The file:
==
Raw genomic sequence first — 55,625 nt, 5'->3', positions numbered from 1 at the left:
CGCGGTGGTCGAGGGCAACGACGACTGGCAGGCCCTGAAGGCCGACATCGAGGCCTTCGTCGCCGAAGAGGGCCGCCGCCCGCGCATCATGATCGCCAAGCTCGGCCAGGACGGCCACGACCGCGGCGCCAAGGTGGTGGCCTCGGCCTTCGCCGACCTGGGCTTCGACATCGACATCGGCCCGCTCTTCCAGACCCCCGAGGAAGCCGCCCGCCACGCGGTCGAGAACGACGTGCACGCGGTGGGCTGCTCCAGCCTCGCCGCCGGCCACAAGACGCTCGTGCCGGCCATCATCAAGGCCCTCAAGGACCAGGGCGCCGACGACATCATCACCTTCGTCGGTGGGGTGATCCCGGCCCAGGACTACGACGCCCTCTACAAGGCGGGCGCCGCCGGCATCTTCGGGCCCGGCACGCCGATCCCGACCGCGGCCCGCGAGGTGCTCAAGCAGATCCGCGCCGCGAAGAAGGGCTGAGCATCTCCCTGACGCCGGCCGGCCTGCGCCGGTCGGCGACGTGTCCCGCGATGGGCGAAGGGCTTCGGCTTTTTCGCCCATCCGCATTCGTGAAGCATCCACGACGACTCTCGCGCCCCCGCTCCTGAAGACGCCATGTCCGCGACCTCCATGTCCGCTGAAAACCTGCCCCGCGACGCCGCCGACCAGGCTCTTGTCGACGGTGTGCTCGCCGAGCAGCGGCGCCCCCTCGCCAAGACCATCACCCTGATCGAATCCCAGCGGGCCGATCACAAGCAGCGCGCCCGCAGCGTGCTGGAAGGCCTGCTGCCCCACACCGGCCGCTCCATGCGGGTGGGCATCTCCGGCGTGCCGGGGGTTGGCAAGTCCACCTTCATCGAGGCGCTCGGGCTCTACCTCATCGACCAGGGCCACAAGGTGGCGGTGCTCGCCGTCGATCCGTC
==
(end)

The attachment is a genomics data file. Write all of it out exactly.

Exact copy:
Raw genomic sequence first — 55,625 nt, 5'->3', positions numbered from 1 at the left:
CGCGGTGGTCGAGGGCAACGACGACTGGCAGGCCCTGAAGGCCGACATCGAGGCCTTCGTCGCCGAAGAGGGCCGCCGCCCGCGCATCATGATCGCCAAGCTCGGCCAGGACGGCCACGACCGCGGCGCCAAGGTGGTGGCCTCGGCCTTCGCCGACCTGGGCTTCGACATCGACATCGGCCCGCTCTTCCAGACCCCCGAGGAAGCCGCCCGCCACGCGGTCGAGAACGACGTGCACGCGGTGGGCTGCTCCAGCCTCGCCGCCGGCCACAAGACGCTCGTGCCGGCCATCATCAAGGCCCTCAAGGACCAGGGCGCCGACGACATCATCACCTTCGTCGGTGGGGTGATCCCGGCCCAGGACTACGACGCCCTCTACAAGGCGGGCGCCGCCGGCATCTTCGGGCCCGGCACGCCGATCCCGACCGCGGCCCGCGAGGTGCTCAAGCAGATCCGCGCCGCGAAGAAGGGCTGAGCATCTCCCTGACGCCGGCCGGCCTGCGCCGGTCGGCGACGTGTCCCGCGATGGGCGAAGGGCTTCGGCTTTTTCGCCCATCCGCATTCGTGAAGCATCCACGACGACTCTCGCGCCCCCGCTCCTGAAGACGCCATGTCCGCGACCTCCATGTCCGCTGAAAACCTGCCCCGCGACGCCGCCGACCAGGCTCTTGTCGACGGTGTGCTCGCCGAGCAGCGGCGCCCCCTCGCCAAGACCATCACCCTGATCGAATCCCAGCGGGCCGATCACAAGCAGCGCGCCCGCAGCGTGCTGGAAGGCCTGCTGCCCCACACCGGCCGCTCCATGCGGGTGGGCATCTCCGGCGTGCCGGGGGTTGGCAAGTCCACCTTCATCGAGGCGCTCGGGCTCTACCTCATCGACCAGGGCCACAAGGTGGCGGTGCTCGCCGTCGATCCGTC